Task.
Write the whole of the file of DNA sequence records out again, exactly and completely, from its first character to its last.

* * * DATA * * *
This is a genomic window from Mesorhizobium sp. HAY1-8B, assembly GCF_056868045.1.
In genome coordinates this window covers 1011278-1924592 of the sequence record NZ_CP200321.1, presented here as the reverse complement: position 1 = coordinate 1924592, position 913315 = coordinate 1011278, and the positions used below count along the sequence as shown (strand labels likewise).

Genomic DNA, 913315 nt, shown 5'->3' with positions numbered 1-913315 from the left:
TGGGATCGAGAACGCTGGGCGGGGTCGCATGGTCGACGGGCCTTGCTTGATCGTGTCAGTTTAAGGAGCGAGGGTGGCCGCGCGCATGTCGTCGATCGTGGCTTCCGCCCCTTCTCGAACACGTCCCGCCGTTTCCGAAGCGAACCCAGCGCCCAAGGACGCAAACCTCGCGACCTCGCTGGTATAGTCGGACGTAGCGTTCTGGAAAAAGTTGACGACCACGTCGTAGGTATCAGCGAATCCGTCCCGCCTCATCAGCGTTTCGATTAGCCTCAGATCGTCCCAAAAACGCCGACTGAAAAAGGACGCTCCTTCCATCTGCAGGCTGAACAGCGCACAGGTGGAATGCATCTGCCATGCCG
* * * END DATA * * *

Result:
This is a genomic window from Mesorhizobium sp. HAY1-8B, assembly GCF_056868045.1.
In genome coordinates this window covers 1011278-1924592 of the sequence record NZ_CP200321.1, presented here as the reverse complement: position 1 = coordinate 1924592, position 913315 = coordinate 1011278, and the positions used below count along the sequence as shown (strand labels likewise).

Genomic DNA, 913315 nt, shown 5'->3' with positions numbered 1-913315 from the left:
TGGGATCGAGAACGCTGGGCGGGGTCGCATGGTCGACGGGCCTTGCTTGATCGTGTCAGTTTAAGGAGCGAGGGTGGCCGCGCGCATGTCGTCGATCGTGGCTTCCGCCCCTTCTCGAACACGTCCCGCCGTTTCCGAAGCGAACCCAGCGCCCAAGGACGCAAACCTCGCGACCTCGCTGGTATAGTCGGACGTAGCGTTCTGGAAAAAGTTGACGACCACGTCGTAGGTATCAGCGAATCCGTCCCGCCTCATCAGCGTTTCGATTAGCCTCAGATCGTCCCAAAAACGCCGACTGAAAAAGGACGCTCCTTCCATCTGCAGGCTGAACAGCGCACAGGTGGAATGCATCTGCCATGCCG